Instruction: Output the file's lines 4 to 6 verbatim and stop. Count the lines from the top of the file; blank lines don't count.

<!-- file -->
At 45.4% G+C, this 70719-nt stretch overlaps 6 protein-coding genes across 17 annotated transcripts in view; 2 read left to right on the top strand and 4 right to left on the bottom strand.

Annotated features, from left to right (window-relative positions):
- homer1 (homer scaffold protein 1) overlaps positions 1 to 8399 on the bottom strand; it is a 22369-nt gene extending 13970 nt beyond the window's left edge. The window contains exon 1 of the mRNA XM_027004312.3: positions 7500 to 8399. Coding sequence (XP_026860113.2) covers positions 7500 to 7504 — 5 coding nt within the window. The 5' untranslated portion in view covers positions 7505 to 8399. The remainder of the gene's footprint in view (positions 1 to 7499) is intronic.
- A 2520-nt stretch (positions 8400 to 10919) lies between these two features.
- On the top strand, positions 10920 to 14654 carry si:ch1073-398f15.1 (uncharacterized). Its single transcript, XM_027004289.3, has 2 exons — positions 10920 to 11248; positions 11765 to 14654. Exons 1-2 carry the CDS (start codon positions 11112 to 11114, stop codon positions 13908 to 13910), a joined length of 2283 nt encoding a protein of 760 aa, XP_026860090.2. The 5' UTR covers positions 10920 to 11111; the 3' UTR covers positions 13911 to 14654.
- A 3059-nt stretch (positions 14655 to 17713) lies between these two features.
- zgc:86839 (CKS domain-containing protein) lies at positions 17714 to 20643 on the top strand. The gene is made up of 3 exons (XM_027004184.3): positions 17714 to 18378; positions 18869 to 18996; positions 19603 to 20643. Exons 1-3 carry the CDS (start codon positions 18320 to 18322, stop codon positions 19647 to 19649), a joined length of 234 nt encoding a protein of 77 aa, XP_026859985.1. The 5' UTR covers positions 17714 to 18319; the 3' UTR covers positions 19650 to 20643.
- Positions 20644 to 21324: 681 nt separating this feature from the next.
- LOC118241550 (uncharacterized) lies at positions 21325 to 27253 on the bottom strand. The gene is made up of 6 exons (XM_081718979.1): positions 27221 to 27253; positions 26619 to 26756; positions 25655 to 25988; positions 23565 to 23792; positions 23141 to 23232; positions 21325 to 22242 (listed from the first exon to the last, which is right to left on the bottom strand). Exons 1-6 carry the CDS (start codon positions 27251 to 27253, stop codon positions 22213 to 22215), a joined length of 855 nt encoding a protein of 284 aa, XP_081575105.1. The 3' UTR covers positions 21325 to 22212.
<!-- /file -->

- A 2520-nt stretch (positions 8400 to 10919) lies between these two features.
- On the top strand, positions 10920 to 14654 carry si:ch1073-398f15.1 (uncharacterized). Its single transcript, XM_027004289.3, has 2 exons — positions 10920 to 11248; positions 11765 to 14654. Exons 1-2 carry the CDS (start codon positions 11112 to 11114, stop codon positions 13908 to 13910), a joined length of 2283 nt encoding a protein of 760 aa, XP_026860090.2. The 5' UTR covers positions 10920 to 11111; the 3' UTR covers positions 13911 to 14654.
- A 3059-nt stretch (positions 14655 to 17713) lies between these two features.